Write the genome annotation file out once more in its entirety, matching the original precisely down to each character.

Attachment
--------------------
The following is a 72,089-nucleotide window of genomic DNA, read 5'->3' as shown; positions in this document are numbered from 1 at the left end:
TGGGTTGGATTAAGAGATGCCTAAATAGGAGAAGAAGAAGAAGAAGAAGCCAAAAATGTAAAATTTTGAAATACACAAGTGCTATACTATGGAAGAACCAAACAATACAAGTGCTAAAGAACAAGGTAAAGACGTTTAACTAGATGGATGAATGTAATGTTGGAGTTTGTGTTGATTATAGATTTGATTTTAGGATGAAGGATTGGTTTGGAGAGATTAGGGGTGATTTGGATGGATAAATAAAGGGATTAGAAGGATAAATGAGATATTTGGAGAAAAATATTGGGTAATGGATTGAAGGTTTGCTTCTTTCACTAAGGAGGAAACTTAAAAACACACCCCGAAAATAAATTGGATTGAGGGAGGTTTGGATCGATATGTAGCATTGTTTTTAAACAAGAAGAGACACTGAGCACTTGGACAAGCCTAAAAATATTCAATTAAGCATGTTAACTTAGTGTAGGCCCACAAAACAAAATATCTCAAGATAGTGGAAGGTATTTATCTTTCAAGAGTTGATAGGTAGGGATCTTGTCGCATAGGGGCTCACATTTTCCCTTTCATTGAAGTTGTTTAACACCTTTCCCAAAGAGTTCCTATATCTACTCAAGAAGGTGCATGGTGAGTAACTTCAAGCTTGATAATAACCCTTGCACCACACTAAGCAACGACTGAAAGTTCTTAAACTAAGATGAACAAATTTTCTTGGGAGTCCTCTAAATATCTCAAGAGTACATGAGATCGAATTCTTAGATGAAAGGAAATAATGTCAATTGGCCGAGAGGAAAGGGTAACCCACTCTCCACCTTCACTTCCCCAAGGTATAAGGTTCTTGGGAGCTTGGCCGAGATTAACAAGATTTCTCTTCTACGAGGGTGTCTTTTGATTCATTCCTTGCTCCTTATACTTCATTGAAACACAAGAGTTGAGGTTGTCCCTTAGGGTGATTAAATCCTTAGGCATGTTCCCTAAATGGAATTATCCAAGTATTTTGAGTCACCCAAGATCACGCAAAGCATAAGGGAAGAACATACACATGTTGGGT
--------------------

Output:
The following is a 72,089-nucleotide window of genomic DNA, read 5'->3' as shown; positions in this document are numbered from 1 at the left end:
TGGGTTGGATTAAGAGATGCCTAAATAGGAGAAGAAGAAGAAGAAGAAGCCAAAAATGTAAAATTTTGAAATACACAAGTGCTATACTATGGAAGAACCAAACAATACAAGTGCTAAAGAACAAGGTAAAGACGTTTAACTAGATGGATGAATGTAATGTTGGAGTTTGTGTTGATTATAGATTTGATTTTAGGATGAAGGATTGGTTTGGAGAGATTAGGGGTGATTTGGATGGATAAATAAAGGGATTAGAAGGATAAATGAGATATTTGGAGAAAAATATTGGGTAATGGATTGAAGGTTTGCTTCTTTCACTAAGGAGGAAACTTAAAAACACACCCCGAAAATAAATTGGATTGAGGGAGGTTTGGATCGATATGTAGCATTGTTTTTAAACAAGAAGAGACACTGAGCACTTGGACAAGCCTAAAAATATTCAATTAAGCATGTTAACTTAGTGTAGGCCCACAAAACAAAATATCTCAAGATAGTGGAAGGTATTTATCTTTCAAGAGTTGATAGGTAGGGATCTTGTCGCATAGGGGCTCACATTTTCCCTTTCATTGAAGTTGTTTAACACCTTTCCCAAAGAGTTCCTATATCTACTCAAGAAGGTGCATGGTGAGTAACTTCAAGCTTGATAATAACCCTTGCACCACACTAAGCAACGACTGAAAGTTCTTAAACTAAGATGAACAAATTTTCTTGGGAGTCCTCTAAATATCTCAAGAGTACATGAGATCGAATTCTTAGATGAAAGGAAATAATGTCAATTGGCCGAGAGGAAAGGGTAACCCACTCTCCACCTTCACTTCCCCAAGGTATAAGGTTCTTGGGAGCTTGGCCGAGATTAACAAGATTTCTCTTCTACGAGGGTGTCTTTTGATTCATTCCTTGCTCCTTATACTTCATTGAAACACAAGAGTTGAGGTTGTCCCTTAGGGTGATTAAATCCTTAGGCATGTTCCCTAAATGGAATTATCCAAGTATTTTGAGTCACCCAAGATCACGCAAAGCATAAGGGAAGAACATACACATGTTGGGT